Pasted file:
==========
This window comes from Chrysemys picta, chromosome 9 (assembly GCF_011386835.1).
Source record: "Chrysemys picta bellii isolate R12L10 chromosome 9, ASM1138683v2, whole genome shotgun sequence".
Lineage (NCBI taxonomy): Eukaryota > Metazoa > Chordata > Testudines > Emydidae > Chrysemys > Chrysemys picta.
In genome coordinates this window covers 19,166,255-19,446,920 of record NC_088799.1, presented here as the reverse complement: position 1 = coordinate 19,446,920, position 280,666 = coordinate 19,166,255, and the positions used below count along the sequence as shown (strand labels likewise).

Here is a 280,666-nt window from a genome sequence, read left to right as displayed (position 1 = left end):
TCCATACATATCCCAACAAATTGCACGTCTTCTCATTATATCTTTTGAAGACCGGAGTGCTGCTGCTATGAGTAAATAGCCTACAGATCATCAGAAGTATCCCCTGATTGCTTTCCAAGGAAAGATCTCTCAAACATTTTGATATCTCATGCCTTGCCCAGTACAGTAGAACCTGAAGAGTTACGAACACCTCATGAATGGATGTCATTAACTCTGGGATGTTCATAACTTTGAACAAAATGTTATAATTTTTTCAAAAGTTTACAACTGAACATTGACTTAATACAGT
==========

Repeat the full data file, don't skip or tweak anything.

This window comes from Chrysemys picta, chromosome 9 (assembly GCF_011386835.1).
Source record: "Chrysemys picta bellii isolate R12L10 chromosome 9, ASM1138683v2, whole genome shotgun sequence".
Lineage (NCBI taxonomy): Eukaryota > Metazoa > Chordata > Testudines > Emydidae > Chrysemys > Chrysemys picta.
In genome coordinates this window covers 19,166,255-19,446,920 of record NC_088799.1, presented here as the reverse complement: position 1 = coordinate 19,446,920, position 280,666 = coordinate 19,166,255, and the positions used below count along the sequence as shown (strand labels likewise).

Here is a 280,666-nt window from a genome sequence, read left to right as displayed (position 1 = left end):
TCCATACATATCCCAACAAATTGCACGTCTTCTCATTATATCTTTTGAAGACCGGAGTGCTGCTGCTATGAGTAAATAGCCTACAGATCATCAGAAGTATCCCCTGATTGCTTTCCAAGGAAAGATCTCTCAAACATTTTGATATCTCATGCCTTGCCCAGTACAGTAGAACCTGAAGAGTTACGAACACCTCATGAATGGATGTCATTAACTCTGGGATGTTCATAACTTTGAACAAAATGTTATAATTTTTTCAAAAGTTTACAACTGAACATTGACTTAATACAGT